Two years after independence, the Ivory Coast is a leader in the array of new African republics that find comfort and material advantage in retaining close ties with their former rulers. In the general drive for independence that swept West Africa after World War II, Ivory Coast leaders gave prosperity first place as a national goal and refrained from any measures that would impede its early attainment. When political sovereignty was gained, they frankly expressed continuing dependence on French aid and guidance and shaped their policies accordingly. Under the undisputed leadership of Félix Houphouët- Boigny, former deputy and cabinet minister in the French Government and one of the most respected political figures in sub-Saharan Africa, the Ivory Coast has been able to follow its chosen course with considerable immediate advantage to itself, in an atmosphere of domestic stability. The authors believe that the following study will reveal interesting contrasts between the Ivory Coast and some of its neighbors and will exemplify and help better to understand what can be described as the conservative pole in the changing community of independent Africa.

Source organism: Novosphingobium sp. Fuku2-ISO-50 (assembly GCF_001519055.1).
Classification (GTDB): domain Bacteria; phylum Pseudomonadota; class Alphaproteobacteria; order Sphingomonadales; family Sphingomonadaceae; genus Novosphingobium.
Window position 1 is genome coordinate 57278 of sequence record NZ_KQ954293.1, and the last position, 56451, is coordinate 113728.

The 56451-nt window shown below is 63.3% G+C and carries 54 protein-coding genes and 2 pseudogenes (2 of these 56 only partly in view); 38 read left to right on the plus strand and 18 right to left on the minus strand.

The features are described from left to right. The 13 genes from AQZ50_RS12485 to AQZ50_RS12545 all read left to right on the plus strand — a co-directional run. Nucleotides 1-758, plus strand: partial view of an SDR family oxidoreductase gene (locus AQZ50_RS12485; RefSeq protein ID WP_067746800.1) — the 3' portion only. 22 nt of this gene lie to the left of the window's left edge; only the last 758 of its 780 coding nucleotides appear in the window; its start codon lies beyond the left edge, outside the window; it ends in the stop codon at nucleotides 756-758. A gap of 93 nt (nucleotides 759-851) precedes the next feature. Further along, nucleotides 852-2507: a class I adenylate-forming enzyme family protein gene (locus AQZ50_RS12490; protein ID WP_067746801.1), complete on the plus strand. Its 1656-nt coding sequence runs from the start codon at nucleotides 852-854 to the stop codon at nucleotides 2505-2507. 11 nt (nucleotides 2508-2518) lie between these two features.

Although the French have written fairly extensively about the Ivory Coast, most of their work is of limited scope, and many aspects of the country's life have never been adequately investigated. Statistics are fragmentary and sometimes unreliable and no accurate countrywide census has ever been taken. American scholars and observers are only just beginning to write about the country. Many of the better sources deal with French West Africa as a whole, and too frequently, for the purposes of the authors' study, they are very general and lack specific local information. The authors know of no really comprehensive examination of the Ivory Coast as an entity that has ever been published. Extensive use has been made of newspapers, other periodicals, and the rather limited number of official and semiofficial Ivory Coast studies and reports that are now being published in Abidjan, Dakar and Paris. Although main reliance has been on secondary sources, a number of consultants have thrown light on particular phases of the study and have given the authors the benefit of impressions and information gleaned recently at first hand.